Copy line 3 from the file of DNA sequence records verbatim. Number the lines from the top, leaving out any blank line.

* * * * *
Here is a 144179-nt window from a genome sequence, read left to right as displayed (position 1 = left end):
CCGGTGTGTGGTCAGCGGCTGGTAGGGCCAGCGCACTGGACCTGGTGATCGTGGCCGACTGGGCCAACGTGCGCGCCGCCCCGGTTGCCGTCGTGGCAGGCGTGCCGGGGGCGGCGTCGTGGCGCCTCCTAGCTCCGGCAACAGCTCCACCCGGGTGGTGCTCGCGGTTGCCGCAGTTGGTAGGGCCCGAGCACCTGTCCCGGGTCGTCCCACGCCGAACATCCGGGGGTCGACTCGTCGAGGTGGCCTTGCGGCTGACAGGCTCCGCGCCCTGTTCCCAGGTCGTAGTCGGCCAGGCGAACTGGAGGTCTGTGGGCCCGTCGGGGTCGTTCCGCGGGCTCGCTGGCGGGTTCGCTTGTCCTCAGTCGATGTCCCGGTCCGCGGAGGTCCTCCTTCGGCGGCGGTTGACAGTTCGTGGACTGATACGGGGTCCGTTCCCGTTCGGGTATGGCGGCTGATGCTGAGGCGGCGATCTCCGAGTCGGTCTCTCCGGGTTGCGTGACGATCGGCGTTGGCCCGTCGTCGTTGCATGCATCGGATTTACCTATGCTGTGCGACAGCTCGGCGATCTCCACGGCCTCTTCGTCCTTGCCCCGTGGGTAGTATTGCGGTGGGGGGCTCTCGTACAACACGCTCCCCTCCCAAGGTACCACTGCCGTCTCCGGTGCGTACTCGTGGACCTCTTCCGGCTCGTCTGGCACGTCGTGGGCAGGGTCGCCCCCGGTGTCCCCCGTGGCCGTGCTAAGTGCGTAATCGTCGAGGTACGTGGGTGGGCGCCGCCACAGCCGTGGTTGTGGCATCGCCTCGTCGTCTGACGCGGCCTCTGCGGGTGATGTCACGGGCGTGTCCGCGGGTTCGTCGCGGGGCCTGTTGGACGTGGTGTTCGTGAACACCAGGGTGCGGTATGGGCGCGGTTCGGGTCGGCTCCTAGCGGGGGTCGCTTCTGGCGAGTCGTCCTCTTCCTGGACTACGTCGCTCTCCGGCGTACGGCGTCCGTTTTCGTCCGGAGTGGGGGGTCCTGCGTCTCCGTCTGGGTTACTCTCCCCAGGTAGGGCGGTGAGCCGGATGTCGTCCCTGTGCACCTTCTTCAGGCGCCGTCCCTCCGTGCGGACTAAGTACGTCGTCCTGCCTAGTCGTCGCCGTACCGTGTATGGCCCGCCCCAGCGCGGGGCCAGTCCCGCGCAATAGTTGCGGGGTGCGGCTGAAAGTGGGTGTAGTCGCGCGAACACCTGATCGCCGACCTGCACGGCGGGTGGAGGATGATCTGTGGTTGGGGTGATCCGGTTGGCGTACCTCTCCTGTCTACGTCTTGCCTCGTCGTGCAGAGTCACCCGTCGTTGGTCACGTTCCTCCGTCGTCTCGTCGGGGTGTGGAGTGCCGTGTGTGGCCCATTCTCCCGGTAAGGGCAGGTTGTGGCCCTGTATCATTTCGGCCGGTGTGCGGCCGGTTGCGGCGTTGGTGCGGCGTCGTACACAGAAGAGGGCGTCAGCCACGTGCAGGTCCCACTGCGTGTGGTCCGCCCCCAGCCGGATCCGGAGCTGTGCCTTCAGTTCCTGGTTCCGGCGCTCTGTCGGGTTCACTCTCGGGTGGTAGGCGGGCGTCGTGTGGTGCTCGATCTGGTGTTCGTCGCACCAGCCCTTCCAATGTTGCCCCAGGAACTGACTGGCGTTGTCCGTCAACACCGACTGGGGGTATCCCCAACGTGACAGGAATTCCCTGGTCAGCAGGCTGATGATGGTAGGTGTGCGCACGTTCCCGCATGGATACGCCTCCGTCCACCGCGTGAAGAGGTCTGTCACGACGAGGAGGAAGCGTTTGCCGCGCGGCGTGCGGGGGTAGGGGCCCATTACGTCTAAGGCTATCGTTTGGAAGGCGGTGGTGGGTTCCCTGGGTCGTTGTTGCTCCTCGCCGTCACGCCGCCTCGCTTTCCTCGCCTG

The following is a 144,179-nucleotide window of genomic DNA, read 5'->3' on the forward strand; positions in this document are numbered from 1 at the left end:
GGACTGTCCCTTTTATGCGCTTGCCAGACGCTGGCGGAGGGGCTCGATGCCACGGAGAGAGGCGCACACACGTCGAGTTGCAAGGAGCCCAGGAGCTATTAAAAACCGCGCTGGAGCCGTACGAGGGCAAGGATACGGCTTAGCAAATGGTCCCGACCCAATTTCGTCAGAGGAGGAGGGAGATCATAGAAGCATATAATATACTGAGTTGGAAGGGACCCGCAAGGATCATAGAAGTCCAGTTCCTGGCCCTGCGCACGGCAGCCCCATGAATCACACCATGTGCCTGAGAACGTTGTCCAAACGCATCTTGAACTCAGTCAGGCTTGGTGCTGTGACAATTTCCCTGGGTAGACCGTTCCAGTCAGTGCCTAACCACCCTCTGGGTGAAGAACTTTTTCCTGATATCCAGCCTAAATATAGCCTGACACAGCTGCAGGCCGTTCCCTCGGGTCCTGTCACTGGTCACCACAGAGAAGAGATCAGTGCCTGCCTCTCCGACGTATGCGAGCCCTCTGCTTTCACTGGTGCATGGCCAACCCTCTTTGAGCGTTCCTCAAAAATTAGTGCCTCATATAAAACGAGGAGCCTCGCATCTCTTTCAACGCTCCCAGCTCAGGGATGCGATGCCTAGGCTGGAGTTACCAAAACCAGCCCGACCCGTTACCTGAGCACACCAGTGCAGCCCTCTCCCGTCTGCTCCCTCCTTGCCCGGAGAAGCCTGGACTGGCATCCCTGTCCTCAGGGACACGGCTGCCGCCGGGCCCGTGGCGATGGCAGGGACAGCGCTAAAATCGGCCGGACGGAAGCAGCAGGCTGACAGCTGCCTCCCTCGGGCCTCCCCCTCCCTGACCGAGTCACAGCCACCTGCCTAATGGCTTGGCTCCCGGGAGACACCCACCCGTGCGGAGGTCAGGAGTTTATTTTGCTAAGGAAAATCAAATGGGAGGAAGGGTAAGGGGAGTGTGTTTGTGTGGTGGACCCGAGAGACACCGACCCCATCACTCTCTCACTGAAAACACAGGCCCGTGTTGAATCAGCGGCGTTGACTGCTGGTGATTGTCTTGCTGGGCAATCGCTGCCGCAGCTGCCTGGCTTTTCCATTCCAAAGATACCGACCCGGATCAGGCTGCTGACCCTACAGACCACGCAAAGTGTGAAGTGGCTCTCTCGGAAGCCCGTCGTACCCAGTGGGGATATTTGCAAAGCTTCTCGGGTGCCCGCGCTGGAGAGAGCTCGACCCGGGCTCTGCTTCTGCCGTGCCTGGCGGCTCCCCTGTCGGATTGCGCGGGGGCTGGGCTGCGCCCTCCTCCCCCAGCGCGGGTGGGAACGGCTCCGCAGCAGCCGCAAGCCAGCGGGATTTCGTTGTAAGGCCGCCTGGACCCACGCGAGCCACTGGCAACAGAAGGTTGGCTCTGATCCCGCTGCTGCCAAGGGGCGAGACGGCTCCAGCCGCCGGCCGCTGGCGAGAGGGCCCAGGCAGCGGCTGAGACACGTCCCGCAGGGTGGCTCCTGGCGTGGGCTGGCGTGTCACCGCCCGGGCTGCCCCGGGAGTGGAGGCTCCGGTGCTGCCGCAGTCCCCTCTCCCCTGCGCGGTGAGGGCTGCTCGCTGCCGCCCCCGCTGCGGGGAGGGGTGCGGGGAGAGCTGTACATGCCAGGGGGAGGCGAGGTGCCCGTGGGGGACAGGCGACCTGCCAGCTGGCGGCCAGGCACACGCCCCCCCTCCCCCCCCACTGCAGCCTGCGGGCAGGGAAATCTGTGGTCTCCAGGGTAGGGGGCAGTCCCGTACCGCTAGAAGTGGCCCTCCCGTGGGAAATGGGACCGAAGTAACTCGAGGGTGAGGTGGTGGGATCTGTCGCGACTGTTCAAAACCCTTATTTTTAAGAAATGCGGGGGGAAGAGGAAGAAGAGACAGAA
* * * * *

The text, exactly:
The following is a 144,179-nucleotide window of genomic DNA, read 5'->3' on the forward strand; positions in this document are numbered from 1 at the left end: